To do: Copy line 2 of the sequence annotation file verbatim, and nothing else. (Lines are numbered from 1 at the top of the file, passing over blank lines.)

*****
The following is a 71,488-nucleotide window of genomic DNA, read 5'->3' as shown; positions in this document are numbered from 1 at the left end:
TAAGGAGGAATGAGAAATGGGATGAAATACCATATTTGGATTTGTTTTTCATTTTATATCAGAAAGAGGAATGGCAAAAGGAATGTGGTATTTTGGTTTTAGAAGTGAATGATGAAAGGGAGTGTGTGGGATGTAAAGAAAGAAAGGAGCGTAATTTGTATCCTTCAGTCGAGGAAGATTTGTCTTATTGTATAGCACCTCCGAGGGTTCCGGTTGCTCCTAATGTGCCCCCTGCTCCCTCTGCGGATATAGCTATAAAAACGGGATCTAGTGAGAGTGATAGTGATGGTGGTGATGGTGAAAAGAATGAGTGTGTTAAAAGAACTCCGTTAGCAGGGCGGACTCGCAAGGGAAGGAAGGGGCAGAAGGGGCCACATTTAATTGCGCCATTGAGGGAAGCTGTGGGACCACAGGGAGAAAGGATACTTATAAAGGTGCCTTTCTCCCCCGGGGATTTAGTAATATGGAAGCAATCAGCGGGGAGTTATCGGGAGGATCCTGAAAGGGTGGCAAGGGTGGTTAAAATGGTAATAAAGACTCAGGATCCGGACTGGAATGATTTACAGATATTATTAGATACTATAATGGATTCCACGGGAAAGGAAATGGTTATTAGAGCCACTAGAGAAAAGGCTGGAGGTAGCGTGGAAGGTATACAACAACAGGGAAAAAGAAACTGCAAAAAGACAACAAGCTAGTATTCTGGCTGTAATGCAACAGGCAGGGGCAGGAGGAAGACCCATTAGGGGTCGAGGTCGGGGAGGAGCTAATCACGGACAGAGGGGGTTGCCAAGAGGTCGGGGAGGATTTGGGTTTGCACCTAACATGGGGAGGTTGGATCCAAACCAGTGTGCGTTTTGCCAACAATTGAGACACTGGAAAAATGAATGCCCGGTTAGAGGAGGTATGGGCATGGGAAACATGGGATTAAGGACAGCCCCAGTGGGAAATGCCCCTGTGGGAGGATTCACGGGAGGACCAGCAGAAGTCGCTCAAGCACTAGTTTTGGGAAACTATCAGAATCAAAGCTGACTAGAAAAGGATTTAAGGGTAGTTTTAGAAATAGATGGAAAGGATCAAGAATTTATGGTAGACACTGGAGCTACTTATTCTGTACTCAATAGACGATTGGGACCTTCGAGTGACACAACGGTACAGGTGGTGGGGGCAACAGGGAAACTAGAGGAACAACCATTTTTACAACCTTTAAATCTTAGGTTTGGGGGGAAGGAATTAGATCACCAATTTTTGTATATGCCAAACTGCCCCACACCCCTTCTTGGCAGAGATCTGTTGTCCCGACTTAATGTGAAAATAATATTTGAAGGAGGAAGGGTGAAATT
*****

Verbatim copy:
TAAGGAGGAATGAGAAATGGGATGAAATACCATATTTGGATTTGTTTTTCATTTTATATCAGAAAGAGGAATGGCAAAAGGAATGTGGTATTTTGGTTTTAGAAGTGAATGATGAAAGGGAGTGTGTGGGATGTAAAGAAAGAAAGGAGCGTAATTTGTATCCTTCAGTCGAGGAAGATTTGTCTTATTGTATAGCACCTCCGAGGGTTCCGGTTGCTCCTAATGTGCCCCCTGCTCCCTCTGCGGATATAGCTATAAAAACGGGATCTAGTGAGAGTGATAGTGATGGTGGTGATGGTGAAAAGAATGAGTGTGTTAAAAGAACTCCGTTAGCAGGGCGGACTCGCAAGGGAAGGAAGGGGCAGAAGGGGCCACATTTAATTGCGCCATTGAGGGAAGCTGTGGGACCACAGGGAGAAAGGATACTTATAAAGGTGCCTTTCTCCCCCGGGGATTTAGTAATATGGAAGCAATCAGCGGGGAGTTATCGGGAGGATCCTGAAAGGGTGGCAAGGGTGGTTAAAATGGTAATAAAGACTCAGGATCCGGACTGGAATGATTTACAGATATTATTAGATACTATAATGGATTCCACGGGAAAGGAAATGGTTATTAGAGCCACTAGAGAAAAGGCTGGAGGTAGCGTGGAAGGTATACAACAACAGGGAAAAAGAAACTGCAAAAAGACAACAAGCTAGTATTCTGGCTGTAATGCAACAGGCAGGGGCAGGAGGAAGACCCATTAGGGGTCGAGGTCGGGGAGGAGCTAATCACGGACAGAGGGGGTTGCCAAGAGGTCGGGGAGGATTTGGGTTTGCACCTAACATGGGGAGGTTGGATCCAAACCAGTGTGCGTTTTGCCAACAATTGAGACACTGGAAAAATGAATGCCCGGTTAGAGGAGGTATGGGCATGGGAAACATGGGATTAAGGACAGCCCCAGTGGGAAATGCCCCTGTGGGAGGATTCACGGGAGGACCAGCAGAAGTCGCTCAAGCACTAGTTTTGGGAAACTATCAGAATCAAAGCTGACTAGAAAAGGATTTAAGGGTAGTTTTAGAAATAGATGGAAAGGATCAAGAATTTATGGTAGACACTGGAGCTACTTATTCTGTACTCAATAGACGATTGGGACCTTCGAGTGACACAACGGTACAGGTGGTGGGGGCAACAGGGAAACTAGAGGAACAACCATTTTTACAACCTTTAAATCTTAGGTTTGGGGGGAAGGAATTAGATCACCAATTTTTGTATATGCCAAACTGCCCCACACCCCTTCTTGGCAGAGATCTGTTGTCCCGACTTAATGTGAAAATAATATTTGAAGGAGGAAGGGTGAAATT